Lock() and do-block syntax

I recently stumbled upon a combination of lock and do - similar to open and do.

lock(x.lock) do
        # do something unsafe here

It is unclear that the do-block syntax automatically calls unlock after the work inside the block is done (at least, I cannot derive that from the documentation - and it doesn’t feel right to extrapolate the open/close behavior to this). The lock and unlock matching requirement is pretty clear from the documentation.

Context: I am reading lots of code these days, and I encountered the behavior above in the LRUCache package.

Am I missing something? Maybe some more general principle about the do-block?

To remove any ambiguity, can I safely use lock + do-block syntax in my code?

there is nothing particularly special about do notation, it is simply a syntax trick to create an anonymous function and pass it as the first argument of the preceding call (for any call, not just lock). you can read the docs for lock(f::Function, lock) here:

lock(f::Function, lock)

  Acquire the lock, execute f with the lock held, and release the lock when f
  returns. If the lock is already locked by a different task/thread, wait for
  it to become available.

  When this function returns, the lock has been released, so the caller should
  not attempt to unlock it.

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I would disagree: The do-syntax is quite special. It creates an anonymous function and passes it as the first argument to the preceding function.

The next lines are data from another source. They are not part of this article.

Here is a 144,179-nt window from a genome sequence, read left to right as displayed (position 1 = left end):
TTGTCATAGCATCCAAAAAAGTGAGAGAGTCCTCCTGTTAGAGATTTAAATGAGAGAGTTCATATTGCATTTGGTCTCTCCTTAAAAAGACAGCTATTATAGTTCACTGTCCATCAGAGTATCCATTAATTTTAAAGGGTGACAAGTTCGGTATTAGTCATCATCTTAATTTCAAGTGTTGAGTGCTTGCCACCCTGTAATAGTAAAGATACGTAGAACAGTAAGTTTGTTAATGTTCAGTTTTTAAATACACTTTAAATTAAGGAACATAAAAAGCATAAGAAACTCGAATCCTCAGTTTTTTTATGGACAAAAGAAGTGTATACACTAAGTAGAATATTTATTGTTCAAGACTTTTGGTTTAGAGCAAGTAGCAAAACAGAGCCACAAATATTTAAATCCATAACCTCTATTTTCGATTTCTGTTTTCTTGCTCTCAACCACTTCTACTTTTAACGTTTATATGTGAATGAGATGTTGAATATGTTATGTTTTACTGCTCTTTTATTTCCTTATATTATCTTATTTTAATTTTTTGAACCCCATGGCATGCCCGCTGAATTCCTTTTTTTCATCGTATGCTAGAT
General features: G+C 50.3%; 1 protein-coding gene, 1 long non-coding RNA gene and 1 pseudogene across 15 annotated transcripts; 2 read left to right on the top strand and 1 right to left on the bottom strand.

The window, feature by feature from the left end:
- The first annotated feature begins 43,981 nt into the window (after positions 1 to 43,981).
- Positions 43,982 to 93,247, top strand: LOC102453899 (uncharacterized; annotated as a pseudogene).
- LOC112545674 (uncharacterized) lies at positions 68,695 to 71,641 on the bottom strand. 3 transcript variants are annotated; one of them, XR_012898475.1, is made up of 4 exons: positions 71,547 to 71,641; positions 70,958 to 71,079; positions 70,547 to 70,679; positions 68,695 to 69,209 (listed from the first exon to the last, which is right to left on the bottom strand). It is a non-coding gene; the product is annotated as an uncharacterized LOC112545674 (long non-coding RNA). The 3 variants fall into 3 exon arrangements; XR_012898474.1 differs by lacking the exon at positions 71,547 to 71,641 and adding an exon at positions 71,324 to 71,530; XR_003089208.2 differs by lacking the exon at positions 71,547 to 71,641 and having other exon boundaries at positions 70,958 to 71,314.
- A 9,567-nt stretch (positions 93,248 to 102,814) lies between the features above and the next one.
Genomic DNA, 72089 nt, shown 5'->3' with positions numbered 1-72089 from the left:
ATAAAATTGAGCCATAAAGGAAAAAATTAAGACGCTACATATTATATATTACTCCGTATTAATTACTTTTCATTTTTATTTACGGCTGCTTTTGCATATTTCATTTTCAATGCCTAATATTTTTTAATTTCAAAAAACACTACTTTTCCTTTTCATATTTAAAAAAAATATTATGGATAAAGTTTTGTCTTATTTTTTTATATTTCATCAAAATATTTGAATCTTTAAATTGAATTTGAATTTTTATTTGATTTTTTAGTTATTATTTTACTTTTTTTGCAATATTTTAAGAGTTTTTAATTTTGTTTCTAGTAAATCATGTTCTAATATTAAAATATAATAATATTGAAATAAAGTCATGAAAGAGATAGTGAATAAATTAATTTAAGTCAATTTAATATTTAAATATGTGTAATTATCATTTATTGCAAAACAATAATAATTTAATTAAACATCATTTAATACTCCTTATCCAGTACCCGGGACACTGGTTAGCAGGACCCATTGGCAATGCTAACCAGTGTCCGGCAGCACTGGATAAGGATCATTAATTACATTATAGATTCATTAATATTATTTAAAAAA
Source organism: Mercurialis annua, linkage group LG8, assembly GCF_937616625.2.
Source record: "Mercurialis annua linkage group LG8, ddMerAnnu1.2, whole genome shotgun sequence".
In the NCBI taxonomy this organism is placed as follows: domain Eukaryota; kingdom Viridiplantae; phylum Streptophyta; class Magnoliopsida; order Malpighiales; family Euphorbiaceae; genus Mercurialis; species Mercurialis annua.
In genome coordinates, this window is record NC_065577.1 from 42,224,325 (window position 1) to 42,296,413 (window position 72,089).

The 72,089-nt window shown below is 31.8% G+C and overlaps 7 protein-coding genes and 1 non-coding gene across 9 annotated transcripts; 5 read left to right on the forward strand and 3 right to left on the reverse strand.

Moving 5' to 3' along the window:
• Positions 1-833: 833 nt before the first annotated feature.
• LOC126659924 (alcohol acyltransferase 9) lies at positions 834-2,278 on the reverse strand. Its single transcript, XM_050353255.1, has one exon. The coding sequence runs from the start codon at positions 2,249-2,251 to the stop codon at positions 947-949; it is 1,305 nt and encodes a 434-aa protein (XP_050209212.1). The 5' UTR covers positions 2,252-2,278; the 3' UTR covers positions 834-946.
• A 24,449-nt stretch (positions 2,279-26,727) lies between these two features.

Thanks for the instant answer - you are right - I was looking at the wrong signature (I was biased - maybe because in the same codebase, it also uses lock/unlock matching when do-block is not used).

Just to explain that, I believe manual try-finally blocks are used in that codebase when we want to return from inside that block, e.g. in LRUCache.jl/src/LRUCache.jl at 618677182498ceeaae16dcdd4f49aad29b5c4c0b · JuliaCollections/LRUCache.jl · GitHub. We can’t do that bit with the do-block form, since that would just define the return for the anonymous function, not the outer function.

Later versions of Julia have a macro form Base.@lock (which is exported on Julia 1.9). This is nice because it does not need to define an anonymous function (such closures can cause performance issues in some cases, xref #15276), and one can return from it.

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Thanks - I can see here the return from the anonymous function and also the dedicated return from the outer one.

However, this was a lame omission on my part: I wasn’t paying enough attention to the different signatures. The more frequent syntax is f(x) do y - however, because the anonymous function has no argument, it seems that f(x) do is also legitimate (I don’t think I encountered that before).

Thanks for the clarifications.

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